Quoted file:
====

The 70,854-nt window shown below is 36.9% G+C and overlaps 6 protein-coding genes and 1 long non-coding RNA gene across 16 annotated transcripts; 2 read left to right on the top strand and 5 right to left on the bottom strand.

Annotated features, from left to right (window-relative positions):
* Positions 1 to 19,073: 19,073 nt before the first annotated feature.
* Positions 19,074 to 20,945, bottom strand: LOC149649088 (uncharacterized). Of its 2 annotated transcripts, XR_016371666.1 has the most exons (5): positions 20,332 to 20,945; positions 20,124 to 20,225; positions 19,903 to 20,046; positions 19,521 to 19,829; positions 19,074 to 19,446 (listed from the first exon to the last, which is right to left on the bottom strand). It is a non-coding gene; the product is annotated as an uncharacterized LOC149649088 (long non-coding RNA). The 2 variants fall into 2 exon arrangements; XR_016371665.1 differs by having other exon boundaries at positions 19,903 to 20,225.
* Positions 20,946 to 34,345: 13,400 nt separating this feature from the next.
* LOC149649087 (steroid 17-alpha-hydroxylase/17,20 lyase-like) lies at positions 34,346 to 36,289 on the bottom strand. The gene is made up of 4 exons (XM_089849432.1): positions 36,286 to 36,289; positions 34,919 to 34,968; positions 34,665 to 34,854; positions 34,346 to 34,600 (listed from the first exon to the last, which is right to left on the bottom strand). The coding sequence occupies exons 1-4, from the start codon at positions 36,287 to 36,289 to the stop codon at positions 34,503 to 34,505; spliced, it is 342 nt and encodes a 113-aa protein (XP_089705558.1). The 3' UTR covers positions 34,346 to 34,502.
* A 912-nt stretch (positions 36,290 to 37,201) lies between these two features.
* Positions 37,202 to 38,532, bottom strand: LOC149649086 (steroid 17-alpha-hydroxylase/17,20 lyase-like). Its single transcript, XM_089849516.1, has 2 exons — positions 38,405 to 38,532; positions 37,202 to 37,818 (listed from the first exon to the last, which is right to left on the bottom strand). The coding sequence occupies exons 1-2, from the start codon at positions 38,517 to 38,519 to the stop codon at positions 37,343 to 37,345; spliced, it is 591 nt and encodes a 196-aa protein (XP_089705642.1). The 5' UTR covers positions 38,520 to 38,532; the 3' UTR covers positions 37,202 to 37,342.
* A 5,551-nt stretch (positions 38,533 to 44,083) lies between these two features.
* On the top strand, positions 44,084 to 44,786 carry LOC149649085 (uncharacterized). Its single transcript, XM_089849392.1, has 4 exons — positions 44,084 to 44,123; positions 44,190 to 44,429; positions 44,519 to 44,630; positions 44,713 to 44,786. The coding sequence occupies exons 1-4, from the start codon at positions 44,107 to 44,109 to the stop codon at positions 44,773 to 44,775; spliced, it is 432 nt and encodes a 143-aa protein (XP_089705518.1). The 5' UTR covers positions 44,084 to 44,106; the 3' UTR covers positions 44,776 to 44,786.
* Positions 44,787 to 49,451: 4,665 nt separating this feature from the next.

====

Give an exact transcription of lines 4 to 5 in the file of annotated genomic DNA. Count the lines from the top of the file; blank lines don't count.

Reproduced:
* Positions 19,074 to 20,945, bottom strand: LOC149649088 (uncharacterized). Of its 2 annotated transcripts, XR_016371666.1 has the most exons (5): positions 20,332 to 20,945; positions 20,124 to 20,225; positions 19,903 to 20,046; positions 19,521 to 19,829; positions 19,074 to 19,446 (listed from the first exon to the last, which is right to left on the bottom strand). It is a non-coding gene; the product is annotated as an uncharacterized LOC149649088 (long non-coding RNA). The 2 variants fall into 2 exon arrangements; XR_016371665.1 differs by having other exon boundaries at positions 19,903 to 20,225.
* Positions 20,946 to 34,345: 13,400 nt separating this feature from the next.